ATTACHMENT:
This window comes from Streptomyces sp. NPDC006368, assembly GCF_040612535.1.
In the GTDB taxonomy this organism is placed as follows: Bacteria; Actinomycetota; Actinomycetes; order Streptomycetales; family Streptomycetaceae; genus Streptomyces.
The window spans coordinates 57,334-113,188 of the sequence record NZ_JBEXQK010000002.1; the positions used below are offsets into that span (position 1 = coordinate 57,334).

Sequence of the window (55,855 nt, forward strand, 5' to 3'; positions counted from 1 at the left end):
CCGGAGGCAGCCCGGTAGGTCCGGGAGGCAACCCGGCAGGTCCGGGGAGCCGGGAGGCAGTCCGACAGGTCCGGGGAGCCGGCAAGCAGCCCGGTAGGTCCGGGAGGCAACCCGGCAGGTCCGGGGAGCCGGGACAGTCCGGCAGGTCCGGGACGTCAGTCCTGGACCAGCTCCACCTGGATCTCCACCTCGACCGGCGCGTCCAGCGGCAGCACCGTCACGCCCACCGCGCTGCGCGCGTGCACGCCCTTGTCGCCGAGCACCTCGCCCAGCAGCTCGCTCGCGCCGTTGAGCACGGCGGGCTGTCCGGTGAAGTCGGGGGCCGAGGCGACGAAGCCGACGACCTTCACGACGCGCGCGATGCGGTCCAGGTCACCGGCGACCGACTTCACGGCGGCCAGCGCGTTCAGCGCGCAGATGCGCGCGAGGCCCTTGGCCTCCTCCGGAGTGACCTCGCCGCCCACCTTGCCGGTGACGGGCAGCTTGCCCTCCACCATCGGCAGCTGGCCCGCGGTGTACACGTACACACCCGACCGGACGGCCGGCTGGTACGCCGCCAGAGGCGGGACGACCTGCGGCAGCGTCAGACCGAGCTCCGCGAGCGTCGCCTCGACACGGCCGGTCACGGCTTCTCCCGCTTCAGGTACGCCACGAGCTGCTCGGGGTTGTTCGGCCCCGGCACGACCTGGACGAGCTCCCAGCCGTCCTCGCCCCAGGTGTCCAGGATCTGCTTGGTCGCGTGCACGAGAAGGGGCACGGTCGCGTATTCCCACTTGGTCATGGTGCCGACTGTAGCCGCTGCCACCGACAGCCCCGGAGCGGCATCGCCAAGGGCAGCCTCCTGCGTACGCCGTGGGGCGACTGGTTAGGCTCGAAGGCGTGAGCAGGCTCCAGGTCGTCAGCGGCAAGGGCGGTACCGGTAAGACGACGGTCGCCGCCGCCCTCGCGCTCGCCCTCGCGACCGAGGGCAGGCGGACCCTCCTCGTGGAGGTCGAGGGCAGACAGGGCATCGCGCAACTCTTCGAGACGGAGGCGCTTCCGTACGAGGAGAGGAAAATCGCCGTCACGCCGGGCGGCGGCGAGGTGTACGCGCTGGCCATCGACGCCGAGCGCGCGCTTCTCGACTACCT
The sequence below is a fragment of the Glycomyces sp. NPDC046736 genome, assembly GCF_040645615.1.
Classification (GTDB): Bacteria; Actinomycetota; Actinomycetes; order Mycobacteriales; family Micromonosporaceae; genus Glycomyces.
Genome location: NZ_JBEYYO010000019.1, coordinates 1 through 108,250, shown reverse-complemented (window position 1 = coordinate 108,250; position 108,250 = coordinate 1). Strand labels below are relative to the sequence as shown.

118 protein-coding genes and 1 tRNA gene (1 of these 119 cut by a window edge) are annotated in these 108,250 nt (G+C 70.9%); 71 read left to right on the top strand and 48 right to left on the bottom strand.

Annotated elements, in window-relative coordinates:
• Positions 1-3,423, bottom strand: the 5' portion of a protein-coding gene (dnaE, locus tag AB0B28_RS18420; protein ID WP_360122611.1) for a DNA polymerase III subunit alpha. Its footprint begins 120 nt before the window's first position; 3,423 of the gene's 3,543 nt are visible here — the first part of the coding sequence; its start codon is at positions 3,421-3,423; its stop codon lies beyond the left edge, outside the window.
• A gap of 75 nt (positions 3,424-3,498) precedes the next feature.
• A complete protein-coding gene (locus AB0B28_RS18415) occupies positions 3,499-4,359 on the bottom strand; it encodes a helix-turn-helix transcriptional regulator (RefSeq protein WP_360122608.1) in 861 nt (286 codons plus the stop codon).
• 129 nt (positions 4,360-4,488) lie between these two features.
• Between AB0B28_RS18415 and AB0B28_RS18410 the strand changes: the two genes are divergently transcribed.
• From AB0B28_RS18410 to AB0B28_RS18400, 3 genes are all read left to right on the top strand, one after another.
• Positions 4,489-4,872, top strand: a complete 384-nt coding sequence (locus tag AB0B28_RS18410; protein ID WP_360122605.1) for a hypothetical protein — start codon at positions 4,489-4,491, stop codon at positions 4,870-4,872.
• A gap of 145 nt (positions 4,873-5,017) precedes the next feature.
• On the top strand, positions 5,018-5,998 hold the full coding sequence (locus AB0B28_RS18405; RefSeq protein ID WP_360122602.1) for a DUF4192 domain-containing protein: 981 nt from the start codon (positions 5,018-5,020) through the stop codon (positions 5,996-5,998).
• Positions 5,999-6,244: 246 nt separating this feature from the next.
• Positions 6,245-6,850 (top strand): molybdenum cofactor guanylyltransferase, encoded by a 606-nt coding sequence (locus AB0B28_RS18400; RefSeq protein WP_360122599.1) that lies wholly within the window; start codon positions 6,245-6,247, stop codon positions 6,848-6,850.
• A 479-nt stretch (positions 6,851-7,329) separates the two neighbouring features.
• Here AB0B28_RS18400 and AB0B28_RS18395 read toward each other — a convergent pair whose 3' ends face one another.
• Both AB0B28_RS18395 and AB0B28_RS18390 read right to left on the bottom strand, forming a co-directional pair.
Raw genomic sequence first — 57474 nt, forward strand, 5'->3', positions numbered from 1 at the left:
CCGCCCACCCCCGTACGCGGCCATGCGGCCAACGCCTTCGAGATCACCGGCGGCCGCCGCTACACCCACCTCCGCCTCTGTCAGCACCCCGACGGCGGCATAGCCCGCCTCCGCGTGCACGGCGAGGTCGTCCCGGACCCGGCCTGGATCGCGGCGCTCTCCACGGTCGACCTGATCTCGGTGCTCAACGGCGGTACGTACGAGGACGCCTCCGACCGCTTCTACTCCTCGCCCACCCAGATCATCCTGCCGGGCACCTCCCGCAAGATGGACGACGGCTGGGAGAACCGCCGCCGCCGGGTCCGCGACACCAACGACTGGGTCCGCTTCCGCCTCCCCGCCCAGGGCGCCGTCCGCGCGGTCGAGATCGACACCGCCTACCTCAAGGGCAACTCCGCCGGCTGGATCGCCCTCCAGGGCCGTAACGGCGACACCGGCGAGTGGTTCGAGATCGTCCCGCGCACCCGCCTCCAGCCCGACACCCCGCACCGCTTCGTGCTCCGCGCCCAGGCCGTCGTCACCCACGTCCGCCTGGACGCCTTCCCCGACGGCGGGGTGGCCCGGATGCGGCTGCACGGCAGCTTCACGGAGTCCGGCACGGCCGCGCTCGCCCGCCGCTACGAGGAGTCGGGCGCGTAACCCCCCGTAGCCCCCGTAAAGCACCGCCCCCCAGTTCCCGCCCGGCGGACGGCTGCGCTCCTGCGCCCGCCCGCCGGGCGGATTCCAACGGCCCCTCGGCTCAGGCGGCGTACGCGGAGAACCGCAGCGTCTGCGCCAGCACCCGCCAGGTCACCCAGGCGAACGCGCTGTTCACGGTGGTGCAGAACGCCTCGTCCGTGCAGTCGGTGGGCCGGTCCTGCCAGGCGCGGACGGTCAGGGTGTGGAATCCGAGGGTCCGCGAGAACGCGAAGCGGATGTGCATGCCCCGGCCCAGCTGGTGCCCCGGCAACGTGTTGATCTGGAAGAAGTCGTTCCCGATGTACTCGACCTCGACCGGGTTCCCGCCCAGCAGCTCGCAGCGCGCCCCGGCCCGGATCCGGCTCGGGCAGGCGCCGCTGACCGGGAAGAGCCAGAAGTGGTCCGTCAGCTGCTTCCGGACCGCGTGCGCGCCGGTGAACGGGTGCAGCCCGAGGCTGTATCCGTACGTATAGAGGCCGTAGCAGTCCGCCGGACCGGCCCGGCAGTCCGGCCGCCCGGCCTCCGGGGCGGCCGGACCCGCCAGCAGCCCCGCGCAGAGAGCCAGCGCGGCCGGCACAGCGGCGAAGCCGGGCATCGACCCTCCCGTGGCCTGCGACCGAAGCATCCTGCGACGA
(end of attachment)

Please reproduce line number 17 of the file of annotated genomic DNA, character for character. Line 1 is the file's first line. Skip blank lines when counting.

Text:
• Positions 4,489-4,872, top strand: a complete 384-nt coding sequence (locus tag AB0B28_RS18410; protein ID WP_360122605.1) for a hypothetical protein — start codon at positions 4,489-4,491, stop codon at positions 4,870-4,872.